Last, but certainly not least, comes the release of the fish. If you followed all the proper steps up to this point, the fish should be ready to swim off to survive another day. However, you also want to assess the condition of the fish at this point and make sure it is healthy enough to release.
In warm water conditions, or after a bad hook deep in the throat, chances of survival will be severely limited and you should consider keeping to fish for eating later.
If the fish appears lively and ready to go, keep the fish submerged in the water and grasp around the tail of the fish. Hold onto the fish while gently slowly moving the fish back and forth in the water to facilitate oxygenated water to flow over its gills. Usually, in a matter of seconds, the fish will lurch forward and out of your hands to swim away. In this scenario, you can rest assured the fish likely lived on.
Sometimes, it may take several minutes for a fish to fully revive. Continue to move the fish back and forth in the water until it is able to swim off on its own accord and potentially handle the current of a stream or river.
How to Take a Picture Of A Fish
What if you still want to take photos of a fish you intend to release? This can still be done and allow for successful release of the fish so long as you take some precautions. As always, try to limit the amount of time the fish spends out of the water.
If you have a friend, have them handle all the camera stuff while you keep the fish in the water, ideally in a net. When ready for a photo, gently lift the fish while giving it support with both hands from the water.
If you find yourself alone and want to get a picture of a fish before releasing, you have some other options. When I am alone, I try to find a very shallow piece of water in smooth rocks. Enough water to lay the fish in and keep it wet but not quite enough for it to swim in.
A tired fish should lay there long enough for you to snap a nice natural looking photo of the fish laying in wet rocks. For smaller trout, you can also briefly lift them from the water with one hand and quickly snap a photo with the other.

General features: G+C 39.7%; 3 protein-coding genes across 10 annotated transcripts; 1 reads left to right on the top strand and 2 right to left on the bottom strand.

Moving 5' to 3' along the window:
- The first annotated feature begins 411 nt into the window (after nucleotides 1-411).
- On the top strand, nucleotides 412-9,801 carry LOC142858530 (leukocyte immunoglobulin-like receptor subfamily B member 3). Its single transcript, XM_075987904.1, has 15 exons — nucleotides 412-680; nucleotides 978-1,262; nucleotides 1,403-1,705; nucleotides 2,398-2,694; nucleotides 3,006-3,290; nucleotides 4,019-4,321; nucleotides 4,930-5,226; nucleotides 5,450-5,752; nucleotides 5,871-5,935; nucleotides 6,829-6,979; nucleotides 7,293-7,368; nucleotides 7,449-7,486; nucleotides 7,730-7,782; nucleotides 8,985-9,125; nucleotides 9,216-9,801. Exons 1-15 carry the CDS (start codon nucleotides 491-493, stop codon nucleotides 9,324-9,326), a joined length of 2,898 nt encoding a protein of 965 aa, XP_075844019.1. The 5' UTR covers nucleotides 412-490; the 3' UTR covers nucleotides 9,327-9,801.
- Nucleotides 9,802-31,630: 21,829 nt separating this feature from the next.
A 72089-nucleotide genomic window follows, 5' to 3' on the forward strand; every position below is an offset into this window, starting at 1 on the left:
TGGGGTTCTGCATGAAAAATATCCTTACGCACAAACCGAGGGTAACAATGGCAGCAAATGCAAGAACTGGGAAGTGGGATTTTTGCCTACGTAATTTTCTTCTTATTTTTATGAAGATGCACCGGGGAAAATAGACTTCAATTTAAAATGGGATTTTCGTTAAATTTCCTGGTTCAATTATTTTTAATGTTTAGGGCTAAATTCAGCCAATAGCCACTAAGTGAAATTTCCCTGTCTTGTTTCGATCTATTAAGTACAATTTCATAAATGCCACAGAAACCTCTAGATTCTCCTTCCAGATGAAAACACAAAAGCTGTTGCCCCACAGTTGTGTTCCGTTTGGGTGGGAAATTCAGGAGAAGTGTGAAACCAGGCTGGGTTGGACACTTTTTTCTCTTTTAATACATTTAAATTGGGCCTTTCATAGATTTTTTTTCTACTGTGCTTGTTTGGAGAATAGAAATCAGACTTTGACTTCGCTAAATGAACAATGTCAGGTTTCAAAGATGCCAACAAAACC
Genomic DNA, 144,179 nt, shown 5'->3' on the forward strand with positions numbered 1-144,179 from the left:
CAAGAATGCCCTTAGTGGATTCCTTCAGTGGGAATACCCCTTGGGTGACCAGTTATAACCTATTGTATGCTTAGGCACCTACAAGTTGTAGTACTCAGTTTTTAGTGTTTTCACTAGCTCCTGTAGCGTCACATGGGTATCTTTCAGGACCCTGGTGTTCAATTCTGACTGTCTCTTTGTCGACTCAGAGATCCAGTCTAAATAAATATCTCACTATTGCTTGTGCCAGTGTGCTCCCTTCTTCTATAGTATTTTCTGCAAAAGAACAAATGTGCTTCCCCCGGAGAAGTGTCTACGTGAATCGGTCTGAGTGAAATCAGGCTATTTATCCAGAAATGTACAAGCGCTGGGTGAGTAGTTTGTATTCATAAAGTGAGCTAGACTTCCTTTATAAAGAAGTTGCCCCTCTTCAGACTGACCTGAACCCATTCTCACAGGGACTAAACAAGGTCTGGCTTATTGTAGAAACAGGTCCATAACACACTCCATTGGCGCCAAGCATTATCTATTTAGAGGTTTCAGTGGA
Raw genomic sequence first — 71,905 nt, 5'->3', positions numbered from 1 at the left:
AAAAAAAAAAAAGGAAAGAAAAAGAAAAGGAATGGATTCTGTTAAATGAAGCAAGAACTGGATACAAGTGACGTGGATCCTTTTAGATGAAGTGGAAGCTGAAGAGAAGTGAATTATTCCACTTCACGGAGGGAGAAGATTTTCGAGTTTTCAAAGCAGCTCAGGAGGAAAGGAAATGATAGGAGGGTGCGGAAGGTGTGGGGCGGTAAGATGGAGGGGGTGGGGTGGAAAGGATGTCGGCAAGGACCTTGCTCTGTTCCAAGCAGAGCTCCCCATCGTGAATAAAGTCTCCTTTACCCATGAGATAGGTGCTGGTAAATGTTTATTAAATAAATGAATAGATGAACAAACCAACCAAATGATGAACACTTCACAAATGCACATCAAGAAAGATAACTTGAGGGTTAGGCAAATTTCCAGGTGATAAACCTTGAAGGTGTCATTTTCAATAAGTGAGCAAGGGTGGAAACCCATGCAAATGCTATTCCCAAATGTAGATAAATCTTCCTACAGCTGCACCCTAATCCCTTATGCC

Never stress a fish to the point of exhaustion or suffocating for the sake of a photo if you intend to release it.
Stigmas and Considering the Right Fish to Keep
Many trout anglers are die-hard catch and release fishermen. Often to the point of shaming anglers who decide to keep fish for consumption. Most populations of fish can handle limited harvest, therefore you should not feel ashamed for keeping a fish or a few to eat if the regulations allow it.
The best fish to keep are medium sized fish. Not only are these often the best eating with the most firm flesh, but it is also the best fish to take out of a population.
For trout, the ones that end up in my kitchen are usually between 8 and 14 inches. Keeping the medium sized younger fish is a sustainable method of harvest. Keeping large breeding adults can do more damage to the population. Plus, older fish will never taste as good and don’t fit to well in the frying pan.
When catching and releasing fish, just keep the big picture in mind. Limit stress to the fish and try to keep the fish in the water as much as possible. Trout are easily stressed fish compared to many others and practicing proper catch and release tactics is imperative if you want the fish to survive.
Many people who don’t practice these techniques release fish only to have the fish unknowingly die later on the bottom of the lake. In this case, the fish would have been better of kept for the frying pan.
VIDEO: How To Catch And Release Trout